There are many occasions when children are learning about a period of history and need to access simple, effective facts to answer questions, introduce the topic and give a framework for further study. Miles Kelly’s all-encompassing encyclopedia of history for children does just that. It’s an excellent book for dipping into in order to get the answers, without resorting to unreliable or contextually inaccurate facts on a random website. It’s a mammoth task to document world history in 500 small pages, but this is a brief run-through of events and dates one might need. Each page is dedicated to a topic and is set out with a series of bullet points highlighting key facts. Miles Kelly have demonstrated impressive skill with their brevity – summing up events in complex areas of the world such as the Middle East in a mere 350 words.
There is a lot of white space, which helps to make the book feel clean and easy to access. The pictures are a mixture of photographs and illustrations, each serving their purpose, but like the text, minimal and informative – this is not a showy book. The sections work chronologically from pre-history through the ancient civilisations to medieval times and finally into the modern world, dating up to events that occurred in 2014. Highly recommended as a first look at world history. Click here for copy.

diary of a time traveller

Diary of a Time Traveller by David Long, illustrated by Nicholas Stevenson
For those who like their history to be inspirational, Diary of a Time Traveller provides another quick dip into the past, but in an entirely different way from an encyclopedia. This is another non-fiction title told through narrative text, focussing on the people who have influenced history. Nine year old Augustus falls asleep from boredom in his history lesson, so his teacher Professor Tempo asks him to write down which events in history he’d like to learn about, and then takes him back in time to the events. There are 29 events covered in the book from cavemen and the discovery of fire through to the first Olympic Games, Mexico in 1200, the Gutenberg Press in 1439 to spotting Einstein in 1935 in New York. These are not key battles, wars or kings, but rather a global exploration through culture, invention and adventure. History told through its most inspirational people.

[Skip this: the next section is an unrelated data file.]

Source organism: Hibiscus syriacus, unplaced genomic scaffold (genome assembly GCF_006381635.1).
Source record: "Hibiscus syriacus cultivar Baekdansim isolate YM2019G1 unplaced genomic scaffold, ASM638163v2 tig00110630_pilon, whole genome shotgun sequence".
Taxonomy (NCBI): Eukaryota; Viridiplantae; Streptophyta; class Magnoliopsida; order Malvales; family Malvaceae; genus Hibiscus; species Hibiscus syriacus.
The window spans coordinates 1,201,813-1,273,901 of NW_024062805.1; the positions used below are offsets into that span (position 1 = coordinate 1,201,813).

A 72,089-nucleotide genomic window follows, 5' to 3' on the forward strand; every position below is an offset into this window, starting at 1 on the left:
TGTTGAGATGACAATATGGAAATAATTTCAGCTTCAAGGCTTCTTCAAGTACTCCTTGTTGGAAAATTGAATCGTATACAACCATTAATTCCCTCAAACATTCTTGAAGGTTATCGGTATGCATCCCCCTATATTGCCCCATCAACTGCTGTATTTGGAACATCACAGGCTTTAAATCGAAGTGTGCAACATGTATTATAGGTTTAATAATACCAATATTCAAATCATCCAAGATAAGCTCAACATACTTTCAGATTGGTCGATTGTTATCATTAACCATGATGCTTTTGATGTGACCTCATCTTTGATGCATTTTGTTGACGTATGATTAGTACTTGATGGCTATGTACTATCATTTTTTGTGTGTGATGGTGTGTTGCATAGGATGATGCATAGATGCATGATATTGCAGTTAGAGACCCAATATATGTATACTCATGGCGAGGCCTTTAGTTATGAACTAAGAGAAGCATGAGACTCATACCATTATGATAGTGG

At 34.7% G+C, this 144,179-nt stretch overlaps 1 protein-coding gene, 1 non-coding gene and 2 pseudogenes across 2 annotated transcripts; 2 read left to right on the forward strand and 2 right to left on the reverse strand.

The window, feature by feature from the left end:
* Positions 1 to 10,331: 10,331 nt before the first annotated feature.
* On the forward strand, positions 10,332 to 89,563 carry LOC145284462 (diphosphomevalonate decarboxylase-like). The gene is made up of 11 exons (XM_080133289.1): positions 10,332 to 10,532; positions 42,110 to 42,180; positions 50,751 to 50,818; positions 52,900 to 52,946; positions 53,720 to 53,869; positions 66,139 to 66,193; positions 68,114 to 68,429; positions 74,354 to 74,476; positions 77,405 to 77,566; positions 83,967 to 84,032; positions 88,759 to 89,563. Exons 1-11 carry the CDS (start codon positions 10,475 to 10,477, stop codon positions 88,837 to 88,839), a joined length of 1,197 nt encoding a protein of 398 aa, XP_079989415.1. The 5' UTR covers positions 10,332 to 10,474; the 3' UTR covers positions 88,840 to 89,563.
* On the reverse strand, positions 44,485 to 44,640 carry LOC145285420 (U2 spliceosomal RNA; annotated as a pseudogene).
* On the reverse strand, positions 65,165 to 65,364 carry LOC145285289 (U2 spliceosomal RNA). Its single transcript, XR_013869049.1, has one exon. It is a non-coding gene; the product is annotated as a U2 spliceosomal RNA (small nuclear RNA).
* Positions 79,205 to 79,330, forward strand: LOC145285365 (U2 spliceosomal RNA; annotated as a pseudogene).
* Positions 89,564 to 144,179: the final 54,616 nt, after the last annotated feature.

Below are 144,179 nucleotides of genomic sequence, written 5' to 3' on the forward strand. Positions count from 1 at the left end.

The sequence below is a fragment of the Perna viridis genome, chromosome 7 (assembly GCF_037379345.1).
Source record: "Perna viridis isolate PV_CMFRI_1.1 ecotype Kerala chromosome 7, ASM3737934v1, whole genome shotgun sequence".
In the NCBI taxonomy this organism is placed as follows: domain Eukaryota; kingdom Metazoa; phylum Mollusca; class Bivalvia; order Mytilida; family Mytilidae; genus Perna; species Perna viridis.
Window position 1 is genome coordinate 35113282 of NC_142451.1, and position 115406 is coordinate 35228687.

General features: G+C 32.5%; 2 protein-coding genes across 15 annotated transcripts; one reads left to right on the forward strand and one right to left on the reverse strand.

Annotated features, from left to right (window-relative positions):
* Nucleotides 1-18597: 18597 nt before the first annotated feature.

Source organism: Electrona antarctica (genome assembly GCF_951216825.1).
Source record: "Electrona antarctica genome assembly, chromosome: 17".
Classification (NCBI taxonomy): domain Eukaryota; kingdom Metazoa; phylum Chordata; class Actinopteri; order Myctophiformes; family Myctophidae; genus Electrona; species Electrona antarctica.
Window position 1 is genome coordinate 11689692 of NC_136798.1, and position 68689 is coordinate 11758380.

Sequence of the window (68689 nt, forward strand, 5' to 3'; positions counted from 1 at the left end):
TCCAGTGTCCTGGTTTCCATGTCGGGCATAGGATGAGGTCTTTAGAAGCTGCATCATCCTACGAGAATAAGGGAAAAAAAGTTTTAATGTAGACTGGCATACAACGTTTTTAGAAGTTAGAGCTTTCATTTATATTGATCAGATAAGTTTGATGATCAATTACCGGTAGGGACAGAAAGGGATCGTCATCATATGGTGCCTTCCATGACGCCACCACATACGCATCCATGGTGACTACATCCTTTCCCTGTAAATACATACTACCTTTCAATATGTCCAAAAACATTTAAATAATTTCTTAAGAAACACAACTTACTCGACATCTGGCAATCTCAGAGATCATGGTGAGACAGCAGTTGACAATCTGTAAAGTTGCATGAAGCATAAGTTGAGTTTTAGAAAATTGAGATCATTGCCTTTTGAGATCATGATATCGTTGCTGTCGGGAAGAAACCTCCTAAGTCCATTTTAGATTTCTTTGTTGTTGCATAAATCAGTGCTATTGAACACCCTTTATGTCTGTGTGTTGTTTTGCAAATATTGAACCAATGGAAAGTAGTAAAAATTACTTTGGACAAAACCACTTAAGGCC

The main text on each spread is told from Augustus’ point of view – it is colloquial, using words such as ‘awesome’, ‘guys’ and ‘cool’, and the illustrations are captioned with the Professor’s facts. This very extra-curricular way of looking at history is refreshing and exciting. Delving into just one spread, for example on the end of slavery in the USA in 1865 is a wonderful way to stimulate further reading and discussion. The illustrations are dominated by people – those who have forged history – each spread manages to be distinct and yet form part of the whole book – large vivid whole page illustrations which feel textured and luxurious. The facial and bodily features change on the people from event to event, continent to continent, and it feels friendly and warm. This title publishes on 1st October. Pre-order it here.